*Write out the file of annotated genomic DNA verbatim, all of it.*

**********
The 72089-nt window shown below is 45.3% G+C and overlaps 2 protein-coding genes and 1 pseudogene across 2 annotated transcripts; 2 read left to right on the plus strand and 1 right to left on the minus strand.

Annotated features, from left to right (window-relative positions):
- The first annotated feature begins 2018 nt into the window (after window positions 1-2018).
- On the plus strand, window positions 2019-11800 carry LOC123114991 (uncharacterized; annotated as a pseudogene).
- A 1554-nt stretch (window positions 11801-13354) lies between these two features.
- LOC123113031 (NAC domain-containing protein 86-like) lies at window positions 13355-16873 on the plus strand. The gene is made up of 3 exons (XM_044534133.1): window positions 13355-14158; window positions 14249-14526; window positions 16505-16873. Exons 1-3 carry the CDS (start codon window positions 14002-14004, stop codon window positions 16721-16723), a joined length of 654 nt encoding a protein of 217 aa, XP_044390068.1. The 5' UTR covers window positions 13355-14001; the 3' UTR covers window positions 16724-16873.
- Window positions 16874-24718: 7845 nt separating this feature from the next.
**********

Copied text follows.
The 72089-nt window shown below is 45.3% G+C and overlaps 2 protein-coding genes and 1 pseudogene across 2 annotated transcripts; 2 read left to right on the plus strand and 1 right to left on the minus strand.

Annotated features, from left to right (window-relative positions):
- The first annotated feature begins 2018 nt into the window (after window positions 1-2018).
- On the plus strand, window positions 2019-11800 carry LOC123114991 (uncharacterized; annotated as a pseudogene).
- A 1554-nt stretch (window positions 11801-13354) lies between these two features.
- LOC123113031 (NAC domain-containing protein 86-like) lies at window positions 13355-16873 on the plus strand. The gene is made up of 3 exons (XM_044534133.1): window positions 13355-14158; window positions 14249-14526; window positions 16505-16873. Exons 1-3 carry the CDS (start codon window positions 14002-14004, stop codon window positions 16721-16723), a joined length of 654 nt encoding a protein of 217 aa, XP_044390068.1. The 5' UTR covers window positions 13355-14001; the 3' UTR covers window positions 16724-16873.
- Window positions 16874-24718: 7845 nt separating this feature from the next.